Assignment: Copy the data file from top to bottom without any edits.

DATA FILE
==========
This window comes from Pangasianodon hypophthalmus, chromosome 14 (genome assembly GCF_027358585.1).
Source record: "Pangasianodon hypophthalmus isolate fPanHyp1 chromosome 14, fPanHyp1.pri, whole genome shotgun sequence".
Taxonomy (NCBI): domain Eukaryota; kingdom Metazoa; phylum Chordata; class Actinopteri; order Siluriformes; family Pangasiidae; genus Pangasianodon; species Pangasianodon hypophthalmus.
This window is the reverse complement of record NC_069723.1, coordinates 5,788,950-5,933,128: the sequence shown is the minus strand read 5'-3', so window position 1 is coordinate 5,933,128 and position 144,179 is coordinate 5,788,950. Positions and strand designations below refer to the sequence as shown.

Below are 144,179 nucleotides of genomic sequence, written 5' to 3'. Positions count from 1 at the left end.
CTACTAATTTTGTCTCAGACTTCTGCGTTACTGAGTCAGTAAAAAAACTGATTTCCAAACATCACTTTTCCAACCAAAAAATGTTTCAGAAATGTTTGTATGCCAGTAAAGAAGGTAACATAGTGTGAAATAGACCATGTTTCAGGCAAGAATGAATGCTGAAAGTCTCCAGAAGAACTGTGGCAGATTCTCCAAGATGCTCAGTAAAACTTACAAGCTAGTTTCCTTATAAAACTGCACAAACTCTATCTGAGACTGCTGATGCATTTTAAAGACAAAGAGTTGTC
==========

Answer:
This window comes from Pangasianodon hypophthalmus, chromosome 14 (genome assembly GCF_027358585.1).
Source record: "Pangasianodon hypophthalmus isolate fPanHyp1 chromosome 14, fPanHyp1.pri, whole genome shotgun sequence".
Taxonomy (NCBI): domain Eukaryota; kingdom Metazoa; phylum Chordata; class Actinopteri; order Siluriformes; family Pangasiidae; genus Pangasianodon; species Pangasianodon hypophthalmus.
This window is the reverse complement of record NC_069723.1, coordinates 5,788,950-5,933,128: the sequence shown is the minus strand read 5'-3', so window position 1 is coordinate 5,933,128 and position 144,179 is coordinate 5,788,950. Positions and strand designations below refer to the sequence as shown.

Below are 144,179 nucleotides of genomic sequence, written 5' to 3'. Positions count from 1 at the left end.
CTACTAATTTTGTCTCAGACTTCTGCGTTACTGAGTCAGTAAAAAAACTGATTTCCAAACATCACTTTTCCAACCAAAAAATGTTTCAGAAATGTTTGTATGCCAGTAAAGAAGGTAACATAGTGTGAAATAGACCATGTTTCAGGCAAGAATGAATGCTGAAAGTCTCCAGAAGAACTGTGGCAGATTCTCCAAGATGCTCAGTAAAACTTACAAGCTAGTTTCCTTATAAAACTGCACAAACTCTATCTGAGACTGCTGATGCATTTTAAAGACAAAGAGTTGTC